Last summer, I wandered down Broadway to shoot the empty lot where the former First National Bank sat and discovered the American Queen riverboat was docked on the riverfront.
While I was trying to compose a photo that incorporated both the boat and the parking lot, I heard a voice from On High. I was pretty sure it wasn’t coming from the former General Baptist Church up the hill, so I looked over my shoulder.
Kage House is short-term rental property
The voice came from some nice folks from Texas who had rented the top floor of the Kage House for a brief stay in Cape. They invited me to shoot from the deck attached to the back of the building. I didn’t go inside, but they said it was very comfortable.
That’s when I learned the property has been converted to a short term rental property with rates cheaper than a lot of Interstate hotels with a lot less ambiance.
House on Downtown Home and Garden Tour
From a May 7, 2012, Missourian story quoting Keith Diebold:
When was your home built?
Sometime between 1860 and 1870
How long have you lived there?
In 2008 several of my friends were visiting Dave Hutson and noticed a “for sale” sign on the building at 120 Broadway. As a kid driving with my parents on Broadway to shop on Main Street, I was always intrigued by two buildings, the second being what I later found out was named the Kage House. A short time later my family and I took procession of the latter of the two. We do not live in the house but use the apartment on the second level as a place to stay when we visit. We also do short-term rentals to out-of-town guests.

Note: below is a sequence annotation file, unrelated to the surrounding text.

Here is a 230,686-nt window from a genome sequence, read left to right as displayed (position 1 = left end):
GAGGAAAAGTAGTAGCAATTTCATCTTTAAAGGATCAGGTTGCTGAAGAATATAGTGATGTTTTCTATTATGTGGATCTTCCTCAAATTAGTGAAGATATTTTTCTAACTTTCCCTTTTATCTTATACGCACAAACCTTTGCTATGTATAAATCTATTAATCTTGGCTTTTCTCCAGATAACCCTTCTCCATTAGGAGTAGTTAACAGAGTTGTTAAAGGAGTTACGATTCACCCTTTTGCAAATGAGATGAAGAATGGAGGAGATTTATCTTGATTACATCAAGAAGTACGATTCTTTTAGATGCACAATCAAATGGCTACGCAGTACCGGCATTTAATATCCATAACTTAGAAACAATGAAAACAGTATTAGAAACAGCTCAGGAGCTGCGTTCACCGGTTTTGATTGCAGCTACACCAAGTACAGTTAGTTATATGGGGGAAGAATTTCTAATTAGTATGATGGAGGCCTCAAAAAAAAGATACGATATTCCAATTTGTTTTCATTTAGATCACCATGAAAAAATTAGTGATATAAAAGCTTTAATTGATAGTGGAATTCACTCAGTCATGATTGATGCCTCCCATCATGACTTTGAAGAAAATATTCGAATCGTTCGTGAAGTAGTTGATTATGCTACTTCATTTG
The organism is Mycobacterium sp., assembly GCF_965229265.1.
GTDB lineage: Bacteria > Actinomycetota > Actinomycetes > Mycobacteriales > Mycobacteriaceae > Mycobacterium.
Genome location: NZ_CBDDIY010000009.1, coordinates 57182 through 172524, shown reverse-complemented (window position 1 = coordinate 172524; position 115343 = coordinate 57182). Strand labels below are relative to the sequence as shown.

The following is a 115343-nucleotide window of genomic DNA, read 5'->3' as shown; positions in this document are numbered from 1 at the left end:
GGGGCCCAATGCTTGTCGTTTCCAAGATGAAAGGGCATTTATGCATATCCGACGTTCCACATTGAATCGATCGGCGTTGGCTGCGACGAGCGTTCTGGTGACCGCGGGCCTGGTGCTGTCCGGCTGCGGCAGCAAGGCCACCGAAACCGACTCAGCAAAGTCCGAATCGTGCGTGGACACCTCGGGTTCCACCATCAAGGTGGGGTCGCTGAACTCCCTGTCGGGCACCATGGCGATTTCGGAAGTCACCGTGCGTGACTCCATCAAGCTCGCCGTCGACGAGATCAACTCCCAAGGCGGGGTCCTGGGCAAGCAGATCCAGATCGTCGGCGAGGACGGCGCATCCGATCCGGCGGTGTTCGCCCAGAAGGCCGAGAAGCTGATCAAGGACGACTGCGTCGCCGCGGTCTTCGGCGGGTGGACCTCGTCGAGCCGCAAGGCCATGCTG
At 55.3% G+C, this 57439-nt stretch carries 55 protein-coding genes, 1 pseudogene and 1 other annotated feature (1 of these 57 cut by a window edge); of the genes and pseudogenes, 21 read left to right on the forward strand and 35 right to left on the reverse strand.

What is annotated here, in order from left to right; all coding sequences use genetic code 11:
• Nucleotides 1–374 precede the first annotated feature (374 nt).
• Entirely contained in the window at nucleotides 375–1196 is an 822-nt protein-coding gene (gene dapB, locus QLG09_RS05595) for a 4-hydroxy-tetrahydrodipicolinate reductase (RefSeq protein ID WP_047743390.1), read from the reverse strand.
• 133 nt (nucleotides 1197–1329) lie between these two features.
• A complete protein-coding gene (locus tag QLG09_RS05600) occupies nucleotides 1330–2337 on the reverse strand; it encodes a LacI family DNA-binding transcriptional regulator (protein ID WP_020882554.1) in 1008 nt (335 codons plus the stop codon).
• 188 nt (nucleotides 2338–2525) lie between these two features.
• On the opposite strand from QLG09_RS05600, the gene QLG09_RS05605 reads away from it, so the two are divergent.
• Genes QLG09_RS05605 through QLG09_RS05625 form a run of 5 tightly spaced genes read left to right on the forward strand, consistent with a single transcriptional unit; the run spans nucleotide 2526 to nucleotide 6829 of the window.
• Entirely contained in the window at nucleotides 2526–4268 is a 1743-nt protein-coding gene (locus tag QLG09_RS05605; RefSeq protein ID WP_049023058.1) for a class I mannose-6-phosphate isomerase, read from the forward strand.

What attracted you to the house?
I considered it to be a diamond in the rough, and after a few years now it is slowly starting to sparkle. It has not only been a fun hobby for the last three years renovating the building (my wife keeps telling me to find a less expensive hobby) but also has given me a chance to connect with some old friends and have made some great new friends in the process.
What is an interesting feature of the house?
The land was once owned by Louis Lorimier, who in turn passed it down to his daughter. At a later date it was sold for 300 gallons of whiskey. This is for sure one of the most intriguing features of the house as well as the methods in which the building was constructed. Living in Europe for 10 years and spending a great deal of time in New Orleans had given us a chance to see many buildings that were hundreds of years old that are still standing tall and will still be there in hundreds more. The Kage House, I am sure, will be one of those still standing long after I am gone, as it possesses some of those same quality traits of construction, built with only brick, stone, timber and steel.